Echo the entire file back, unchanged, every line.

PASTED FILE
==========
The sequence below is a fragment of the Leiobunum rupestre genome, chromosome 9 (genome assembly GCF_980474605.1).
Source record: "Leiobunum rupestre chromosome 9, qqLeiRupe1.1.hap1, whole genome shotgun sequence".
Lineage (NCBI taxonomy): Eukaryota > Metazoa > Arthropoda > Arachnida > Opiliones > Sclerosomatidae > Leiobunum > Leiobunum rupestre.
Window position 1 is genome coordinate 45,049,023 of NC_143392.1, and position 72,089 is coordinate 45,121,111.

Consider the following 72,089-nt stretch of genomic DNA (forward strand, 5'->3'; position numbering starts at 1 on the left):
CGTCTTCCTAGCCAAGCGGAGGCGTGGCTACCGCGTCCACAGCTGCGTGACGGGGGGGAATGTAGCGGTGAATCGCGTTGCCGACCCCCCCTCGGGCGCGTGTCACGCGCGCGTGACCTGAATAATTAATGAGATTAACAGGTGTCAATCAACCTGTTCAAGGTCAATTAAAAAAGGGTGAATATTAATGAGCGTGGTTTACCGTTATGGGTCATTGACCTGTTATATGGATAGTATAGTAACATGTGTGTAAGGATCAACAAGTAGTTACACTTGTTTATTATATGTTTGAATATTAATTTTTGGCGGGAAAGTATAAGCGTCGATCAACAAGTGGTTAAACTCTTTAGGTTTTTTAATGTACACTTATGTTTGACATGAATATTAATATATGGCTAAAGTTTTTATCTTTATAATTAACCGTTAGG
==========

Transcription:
The sequence below is a fragment of the Leiobunum rupestre genome, chromosome 9 (genome assembly GCF_980474605.1).
Source record: "Leiobunum rupestre chromosome 9, qqLeiRupe1.1.hap1, whole genome shotgun sequence".
Lineage (NCBI taxonomy): Eukaryota > Metazoa > Arthropoda > Arachnida > Opiliones > Sclerosomatidae > Leiobunum > Leiobunum rupestre.
Window position 1 is genome coordinate 45,049,023 of NC_143392.1, and position 72,089 is coordinate 45,121,111.

Consider the following 72,089-nt stretch of genomic DNA (forward strand, 5'->3'; position numbering starts at 1 on the left):
CGTCTTCCTAGCCAAGCGGAGGCGTGGCTACCGCGTCCACAGCTGCGTGACGGGGGGGAATGTAGCGGTGAATCGCGTTGCCGACCCCCCCTCGGGCGCGTGTCACGCGCGCGTGACCTGAATAATTAATGAGATTAACAGGTGTCAATCAACCTGTTCAAGGTCAATTAAAAAAGGGTGAATATTAATGAGCGTGGTTTACCGTTATGGGTCATTGACCTGTTATATGGATAGTATAGTAACATGTGTGTAAGGATCAACAAGTAGTTACACTTGTTTATTATATGTTTGAATATTAATTTTTGGCGGGAAAGTATAAGCGTCGATCAACAAGTGGTTAAACTCTTTAGGTTTTTTAATGTACACTTATGTTTGACATGAATATTAATATATGGCTAAAGTTTTTATCTTTATAATTAACCGTTAGG